Photo by Pat Nabong/Rappler
Covering the Lumad's plight for the past two weeks has been a daunting task to say the least. The complexity of their situation and its deep political and historical roots made it difficult to fully capture their story.
Even while on the way to cover "Walk with the Lumad," the task of getting the issues right weighed heavily.
However, arriving at the camp and finally meeting the people reminded me that – when we remove the needless politicking and deceiving propaganda – there are people behind the reports who have had to live through these events.
Talking to the Lumad
Seeing the Lumad camped out at Liwasang Bonifacio, it became clear that their experiences had been taking their toll. (READ: TIMELINE: Attacks on the Lumad of Mindanao)
For example, Maricris Pagaran of the Alternative Learning Center for Agricultural and Livelihood Development (ALCADEV) related the recent torching of an ALCADEV satellite school and the fear residents felt despite living a kilometer away from the incident.
Before talking to Pagaran, members of the Lumad community told me she was feeling unwell because of the stress and fatigue caused by the protests. While speaking with her, however, her exhaustion extended beyond the demonstrations – she was tired of the violence whose increasing numbers and intensity have become a part of day-to-day life.
As with many disasters, children had not been spared. Aside from the closure of their schools, they have also had to cope with forceful removal. Today, they form a large part of the bakwit (evacuees) who have had to leave their land because of the militarization of the area. (READ: Voice of a Lumad widow: Our land, our blood)
During the Manilakbayan protests, Kharlo Manano of SALINLAHI, a group advocating for the safety of Lumad schools, reported that the were children feeling dejected and angry during their day of games at Luneta.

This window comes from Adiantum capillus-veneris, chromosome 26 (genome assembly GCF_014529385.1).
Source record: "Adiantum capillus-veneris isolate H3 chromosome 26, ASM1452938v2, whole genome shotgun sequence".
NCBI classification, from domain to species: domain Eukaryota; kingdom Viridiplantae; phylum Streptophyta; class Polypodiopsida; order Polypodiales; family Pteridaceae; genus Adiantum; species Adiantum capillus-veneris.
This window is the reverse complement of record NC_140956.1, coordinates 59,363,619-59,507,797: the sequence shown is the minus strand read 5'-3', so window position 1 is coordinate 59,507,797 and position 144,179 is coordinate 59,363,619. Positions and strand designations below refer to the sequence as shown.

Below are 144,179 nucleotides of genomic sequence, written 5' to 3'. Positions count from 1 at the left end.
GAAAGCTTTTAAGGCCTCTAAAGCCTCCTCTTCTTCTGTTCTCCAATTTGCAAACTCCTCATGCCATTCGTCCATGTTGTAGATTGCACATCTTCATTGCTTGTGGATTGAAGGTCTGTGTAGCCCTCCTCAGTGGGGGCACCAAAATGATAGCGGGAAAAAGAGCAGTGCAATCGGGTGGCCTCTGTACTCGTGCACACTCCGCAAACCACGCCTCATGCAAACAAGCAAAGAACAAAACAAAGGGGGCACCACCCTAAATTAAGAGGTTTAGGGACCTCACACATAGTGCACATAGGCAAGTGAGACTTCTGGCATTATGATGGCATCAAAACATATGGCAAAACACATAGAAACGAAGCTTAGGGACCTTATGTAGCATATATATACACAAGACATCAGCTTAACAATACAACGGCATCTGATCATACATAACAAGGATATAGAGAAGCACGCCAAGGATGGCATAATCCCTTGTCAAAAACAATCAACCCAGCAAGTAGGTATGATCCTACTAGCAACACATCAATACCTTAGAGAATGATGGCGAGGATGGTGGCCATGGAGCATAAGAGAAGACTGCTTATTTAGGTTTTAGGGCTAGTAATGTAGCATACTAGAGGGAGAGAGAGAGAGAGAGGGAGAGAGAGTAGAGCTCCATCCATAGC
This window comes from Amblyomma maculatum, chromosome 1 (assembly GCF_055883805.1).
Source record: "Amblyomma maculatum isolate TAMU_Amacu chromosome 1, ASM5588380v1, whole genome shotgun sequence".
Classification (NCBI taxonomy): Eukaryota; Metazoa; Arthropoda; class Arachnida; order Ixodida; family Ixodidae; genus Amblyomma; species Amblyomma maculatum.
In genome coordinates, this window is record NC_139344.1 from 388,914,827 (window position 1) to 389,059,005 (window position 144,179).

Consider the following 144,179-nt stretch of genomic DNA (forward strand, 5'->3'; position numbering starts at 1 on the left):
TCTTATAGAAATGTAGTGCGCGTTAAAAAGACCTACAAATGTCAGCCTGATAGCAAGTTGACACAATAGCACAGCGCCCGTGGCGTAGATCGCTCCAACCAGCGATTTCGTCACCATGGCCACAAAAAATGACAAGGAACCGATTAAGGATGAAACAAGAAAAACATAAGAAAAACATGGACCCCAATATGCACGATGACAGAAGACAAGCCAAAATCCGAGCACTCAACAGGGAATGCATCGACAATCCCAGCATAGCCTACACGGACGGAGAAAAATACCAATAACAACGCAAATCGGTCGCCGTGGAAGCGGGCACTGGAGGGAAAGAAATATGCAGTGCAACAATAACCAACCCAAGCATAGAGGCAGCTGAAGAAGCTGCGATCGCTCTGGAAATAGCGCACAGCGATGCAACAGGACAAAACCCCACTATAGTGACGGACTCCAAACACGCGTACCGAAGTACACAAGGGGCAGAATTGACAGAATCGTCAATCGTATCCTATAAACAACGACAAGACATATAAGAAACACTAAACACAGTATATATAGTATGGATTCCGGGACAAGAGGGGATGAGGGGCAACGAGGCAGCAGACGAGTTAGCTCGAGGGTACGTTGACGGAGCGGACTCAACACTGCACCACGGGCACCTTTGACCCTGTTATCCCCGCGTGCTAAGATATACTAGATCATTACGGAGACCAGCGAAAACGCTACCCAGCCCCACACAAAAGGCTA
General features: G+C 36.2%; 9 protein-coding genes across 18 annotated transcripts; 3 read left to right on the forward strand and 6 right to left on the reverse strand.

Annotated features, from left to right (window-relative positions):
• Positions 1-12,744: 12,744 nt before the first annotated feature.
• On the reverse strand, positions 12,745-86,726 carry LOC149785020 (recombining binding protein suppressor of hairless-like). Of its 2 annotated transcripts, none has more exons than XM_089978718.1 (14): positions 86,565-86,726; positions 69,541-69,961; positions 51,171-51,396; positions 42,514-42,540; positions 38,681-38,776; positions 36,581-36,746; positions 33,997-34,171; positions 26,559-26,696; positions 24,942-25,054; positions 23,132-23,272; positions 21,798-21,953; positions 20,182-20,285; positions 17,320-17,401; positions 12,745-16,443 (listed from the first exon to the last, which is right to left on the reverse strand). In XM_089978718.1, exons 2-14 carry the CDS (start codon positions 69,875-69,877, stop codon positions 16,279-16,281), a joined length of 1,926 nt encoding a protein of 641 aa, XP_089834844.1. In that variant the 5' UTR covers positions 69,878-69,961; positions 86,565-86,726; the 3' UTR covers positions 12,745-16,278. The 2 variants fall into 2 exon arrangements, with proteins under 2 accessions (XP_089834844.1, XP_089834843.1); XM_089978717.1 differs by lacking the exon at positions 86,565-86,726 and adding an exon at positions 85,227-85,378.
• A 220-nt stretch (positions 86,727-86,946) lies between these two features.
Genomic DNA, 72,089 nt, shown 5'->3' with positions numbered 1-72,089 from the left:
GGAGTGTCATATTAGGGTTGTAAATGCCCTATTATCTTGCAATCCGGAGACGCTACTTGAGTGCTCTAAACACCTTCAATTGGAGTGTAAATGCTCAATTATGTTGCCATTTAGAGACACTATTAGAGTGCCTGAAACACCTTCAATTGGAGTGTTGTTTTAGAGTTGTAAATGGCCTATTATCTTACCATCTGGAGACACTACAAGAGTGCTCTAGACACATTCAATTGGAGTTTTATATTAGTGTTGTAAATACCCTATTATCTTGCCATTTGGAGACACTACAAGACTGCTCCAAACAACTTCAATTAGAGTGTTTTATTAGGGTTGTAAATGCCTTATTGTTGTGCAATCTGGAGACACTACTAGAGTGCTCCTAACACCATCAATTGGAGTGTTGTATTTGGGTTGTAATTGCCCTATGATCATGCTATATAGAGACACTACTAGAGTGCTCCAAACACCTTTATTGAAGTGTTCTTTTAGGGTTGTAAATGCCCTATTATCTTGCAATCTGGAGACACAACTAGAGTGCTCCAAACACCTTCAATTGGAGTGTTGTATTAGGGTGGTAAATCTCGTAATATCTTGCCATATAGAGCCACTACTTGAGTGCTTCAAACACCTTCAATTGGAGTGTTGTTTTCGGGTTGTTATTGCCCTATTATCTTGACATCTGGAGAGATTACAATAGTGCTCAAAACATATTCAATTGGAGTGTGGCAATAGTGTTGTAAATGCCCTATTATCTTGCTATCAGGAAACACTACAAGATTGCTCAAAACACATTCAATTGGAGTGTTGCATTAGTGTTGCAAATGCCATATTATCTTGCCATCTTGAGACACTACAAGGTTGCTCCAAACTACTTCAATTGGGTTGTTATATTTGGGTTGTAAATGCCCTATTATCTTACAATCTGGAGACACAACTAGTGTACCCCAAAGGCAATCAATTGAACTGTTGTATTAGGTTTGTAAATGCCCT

“They are still sad na hindi sila makabalik sa kanilang komunidad at habang hindi nila ito makamtan, makakaramdam sila ng lungkot,” (They are sad that they can’t go back to their community, and as long as they can’t, they will feel sadness) Manano said.
These are the stories that are frequently forgotten in favor of the politics surrounding it. Military officials said they were tasked to protect the communities from the New People's Army, but the deployment of military and paramilitary forces in the area were seen as troops supporting the mining and logging operations threatening the Lumad's ancestral land.
Adding to their suffering is a lack of action on their cases, which they say shows that they simply are not a priority for the government.
The United Nations rapporteurs, Victoria Tauli-Corpuz and Michael Forst, called the Lumad's situation "deplorable" and the UN delegation in the country began an investigation on the matter; and although the Aquino administration expressed their support for the probe, there has been little progress.
During my time covering their protests, I asked members of the Lumad and their advocates if any steps have been taken to get the government moving. With voices laced with weariness that came from frequent disappointment, they answered, "We have, but the government has done nothing."
Instead, they told me, they had been brushed under the rug and more so during the APEC week. Kerlan Fanagel, a Lumad spokesperson, said they were being treated like "trash" that had to be hidden away for the visitors.
It is no wonder then that Jomorito Goaynon, another Lumad spokesperson, said he was not hopeful that their problems would be resolved in the near future.
A lack of empathy
Rather than just being a political case, the Lumad’s story is essentially a human one and the response to this should be to feel some degree of empathy. However, in what is perhaps a greater tragedy, many have labelled the Lumad as rabble-rousers and some even claim that their situation is the result of a “tribal war."
It is frustrating and dispiriting to read or hear these comments because it betrays a lack of unity in feeling for our fellow Filipinos. The Lumad’s case seems to be one of many wherein we have become our own worst enemies by turning our backs on the country’s marginalized communities.
Maybe this is because many have not had the opportunity to hear the Lumad’s accounts firsthand. News reports and social media are rarely ever enough to get a full understanding of the human aspect of the issue.
This is why I hope to reach those who still think the Lumad's suffering is merely for show or a tool to incite an armed struggle: I am inviting you to walk with the Lumad to see and hear their stories, because their pain is a real and human one, and they deserve your empathy and action. – Rappler.com
Bea Orante is a writer at MovePH, Rappler's civic engagement arm.